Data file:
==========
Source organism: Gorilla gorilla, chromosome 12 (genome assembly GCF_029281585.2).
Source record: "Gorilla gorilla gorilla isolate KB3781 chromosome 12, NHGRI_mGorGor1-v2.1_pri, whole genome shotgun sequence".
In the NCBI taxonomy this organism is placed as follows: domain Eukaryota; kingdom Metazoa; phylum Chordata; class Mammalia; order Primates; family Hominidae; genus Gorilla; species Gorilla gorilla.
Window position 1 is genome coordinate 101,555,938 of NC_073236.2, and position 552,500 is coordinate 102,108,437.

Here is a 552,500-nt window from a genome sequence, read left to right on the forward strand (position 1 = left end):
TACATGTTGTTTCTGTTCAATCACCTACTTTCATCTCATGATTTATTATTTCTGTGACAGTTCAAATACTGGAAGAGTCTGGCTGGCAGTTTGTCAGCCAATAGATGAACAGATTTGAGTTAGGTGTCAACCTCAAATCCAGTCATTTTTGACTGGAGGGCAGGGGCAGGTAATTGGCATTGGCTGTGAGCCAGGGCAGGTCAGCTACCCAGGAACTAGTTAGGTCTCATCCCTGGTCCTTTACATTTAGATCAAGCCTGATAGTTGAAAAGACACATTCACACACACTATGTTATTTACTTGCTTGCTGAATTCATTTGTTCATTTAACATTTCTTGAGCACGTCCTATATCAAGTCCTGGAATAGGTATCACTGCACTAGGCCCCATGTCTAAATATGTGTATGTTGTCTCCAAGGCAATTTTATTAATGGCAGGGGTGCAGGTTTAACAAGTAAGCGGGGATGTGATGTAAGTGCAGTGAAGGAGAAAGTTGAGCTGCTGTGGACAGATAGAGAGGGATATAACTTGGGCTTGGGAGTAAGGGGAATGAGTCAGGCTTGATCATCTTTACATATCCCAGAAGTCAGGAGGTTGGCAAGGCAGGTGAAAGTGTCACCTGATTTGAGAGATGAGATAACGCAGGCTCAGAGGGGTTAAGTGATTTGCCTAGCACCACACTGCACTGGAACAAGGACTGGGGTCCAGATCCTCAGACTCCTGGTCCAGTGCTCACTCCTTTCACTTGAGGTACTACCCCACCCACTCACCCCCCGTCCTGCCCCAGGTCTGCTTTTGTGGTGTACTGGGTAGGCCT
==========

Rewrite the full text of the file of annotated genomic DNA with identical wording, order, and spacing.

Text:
Source organism: Gorilla gorilla, chromosome 12 (genome assembly GCF_029281585.2).
Source record: "Gorilla gorilla gorilla isolate KB3781 chromosome 12, NHGRI_mGorGor1-v2.1_pri, whole genome shotgun sequence".
In the NCBI taxonomy this organism is placed as follows: domain Eukaryota; kingdom Metazoa; phylum Chordata; class Mammalia; order Primates; family Hominidae; genus Gorilla; species Gorilla gorilla.
Window position 1 is genome coordinate 101,555,938 of NC_073236.2, and position 552,500 is coordinate 102,108,437.

Here is a 552,500-nt window from a genome sequence, read left to right on the forward strand (position 1 = left end):
TACATGTTGTTTCTGTTCAATCACCTACTTTCATCTCATGATTTATTATTTCTGTGACAGTTCAAATACTGGAAGAGTCTGGCTGGCAGTTTGTCAGCCAATAGATGAACAGATTTGAGTTAGGTGTCAACCTCAAATCCAGTCATTTTTGACTGGAGGGCAGGGGCAGGTAATTGGCATTGGCTGTGAGCCAGGGCAGGTCAGCTACCCAGGAACTAGTTAGGTCTCATCCCTGGTCCTTTACATTTAGATCAAGCCTGATAGTTGAAAAGACACATTCACACACACTATGTTATTTACTTGCTTGCTGAATTCATTTGTTCATTTAACATTTCTTGAGCACGTCCTATATCAAGTCCTGGAATAGGTATCACTGCACTAGGCCCCATGTCTAAATATGTGTATGTTGTCTCCAAGGCAATTTTATTAATGGCAGGGGTGCAGGTTTAACAAGTAAGCGGGGATGTGATGTAAGTGCAGTGAAGGAGAAAGTTGAGCTGCTGTGGACAGATAGAGAGGGATATAACTTGGGCTTGGGAGTAAGGGGAATGAGTCAGGCTTGATCATCTTTACATATCCCAGAAGTCAGGAGGTTGGCAAGGCAGGTGAAAGTGTCACCTGATTTGAGAGATGAGATAACGCAGGCTCAGAGGGGTTAAGTGATTTGCCTAGCACCACACTGCACTGGAACAAGGACTGGGGTCCAGATCCTCAGACTCCTGGTCCAGTGCTCACTCCTTTCACTTGAGGTACTACCCCACCCACTCACCCCCCGTCCTGCCCCAGGTCTGCTTTTGTGGTGTACTGGGTAGGCCT